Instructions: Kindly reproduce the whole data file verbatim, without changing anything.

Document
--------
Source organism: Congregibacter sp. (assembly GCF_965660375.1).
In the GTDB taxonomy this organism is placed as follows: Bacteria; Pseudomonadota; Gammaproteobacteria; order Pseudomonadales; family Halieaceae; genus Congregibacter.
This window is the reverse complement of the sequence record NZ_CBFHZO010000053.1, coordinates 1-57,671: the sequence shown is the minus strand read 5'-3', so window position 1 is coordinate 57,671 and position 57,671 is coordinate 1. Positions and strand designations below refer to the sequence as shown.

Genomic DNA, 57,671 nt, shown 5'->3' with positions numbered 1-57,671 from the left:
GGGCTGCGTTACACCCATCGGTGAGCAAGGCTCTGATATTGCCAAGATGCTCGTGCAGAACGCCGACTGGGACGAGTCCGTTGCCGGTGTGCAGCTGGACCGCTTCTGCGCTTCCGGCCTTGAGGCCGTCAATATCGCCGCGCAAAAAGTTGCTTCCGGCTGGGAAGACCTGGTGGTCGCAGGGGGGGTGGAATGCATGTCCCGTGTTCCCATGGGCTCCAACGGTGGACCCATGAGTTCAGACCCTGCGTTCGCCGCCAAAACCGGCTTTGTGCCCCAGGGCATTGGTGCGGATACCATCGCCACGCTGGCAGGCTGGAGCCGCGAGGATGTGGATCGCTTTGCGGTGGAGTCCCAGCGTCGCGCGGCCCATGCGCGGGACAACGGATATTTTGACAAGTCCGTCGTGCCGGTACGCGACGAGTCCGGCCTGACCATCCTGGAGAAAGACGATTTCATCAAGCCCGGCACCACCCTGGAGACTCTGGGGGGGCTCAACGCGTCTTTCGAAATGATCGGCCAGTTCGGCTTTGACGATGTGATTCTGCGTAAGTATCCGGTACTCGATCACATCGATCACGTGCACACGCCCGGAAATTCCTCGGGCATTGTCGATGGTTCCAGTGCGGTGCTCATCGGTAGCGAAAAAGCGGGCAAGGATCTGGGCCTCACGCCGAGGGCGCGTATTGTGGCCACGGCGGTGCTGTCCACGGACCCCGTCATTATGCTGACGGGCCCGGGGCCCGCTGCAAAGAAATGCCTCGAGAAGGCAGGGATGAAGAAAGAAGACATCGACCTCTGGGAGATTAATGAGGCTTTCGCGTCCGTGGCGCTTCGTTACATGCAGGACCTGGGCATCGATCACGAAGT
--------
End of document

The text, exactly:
Source organism: Congregibacter sp. (assembly GCF_965660375.1).
In the GTDB taxonomy this organism is placed as follows: Bacteria; Pseudomonadota; Gammaproteobacteria; order Pseudomonadales; family Halieaceae; genus Congregibacter.
This window is the reverse complement of the sequence record NZ_CBFHZO010000053.1, coordinates 1-57,671: the sequence shown is the minus strand read 5'-3', so window position 1 is coordinate 57,671 and position 57,671 is coordinate 1. Positions and strand designations below refer to the sequence as shown.

Genomic DNA, 57,671 nt, shown 5'->3' with positions numbered 1-57,671 from the left:
GGGCTGCGTTACACCCATCGGTGAGCAAGGCTCTGATATTGCCAAGATGCTCGTGCAGAACGCCGACTGGGACGAGTCCGTTGCCGGTGTGCAGCTGGACCGCTTCTGCGCTTCCGGCCTTGAGGCCGTCAATATCGCCGCGCAAAAAGTTGCTTCCGGCTGGGAAGACCTGGTGGTCGCAGGGGGGGTGGAATGCATGTCCCGTGTTCCCATGGGCTCCAACGGTGGACCCATGAGTTCAGACCCTGCGTTCGCCGCCAAAACCGGCTTTGTGCCCCAGGGCATTGGTGCGGATACCATCGCCACGCTGGCAGGCTGGAGCCGCGAGGATGTGGATCGCTTTGCGGTGGAGTCCCAGCGTCGCGCGGCCCATGCGCGGGACAACGGATATTTTGACAAGTCCGTCGTGCCGGTACGCGACGAGTCCGGCCTGACCATCCTGGAGAAAGACGATTTCATCAAGCCCGGCACCACCCTGGAGACTCTGGGGGGGCTCAACGCGTCTTTCGAAATGATCGGCCAGTTCGGCTTTGACGATGTGATTCTGCGTAAGTATCCGGTACTCGATCACATCGATCACGTGCACACGCCCGGAAATTCCTCGGGCATTGTCGATGGTTCCAGTGCGGTGCTCATCGGTAGCGAAAAAGCGGGCAAGGATCTGGGCCTCACGCCGAGGGCGCGTATTGTGGCCACGGCGGTGCTGTCCACGGACCCCGTCATTATGCTGACGGGCCCGGGGCCCGCTGCAAAGAAATGCCTCGAGAAGGCAGGGATGAAGAAAGAAGACATCGACCTCTGGGAGATTAATGAGGCTTTCGCGTCCGTGGCGCTTCGTTACATGCAGGACCTGGGCATCGATCACGAAGT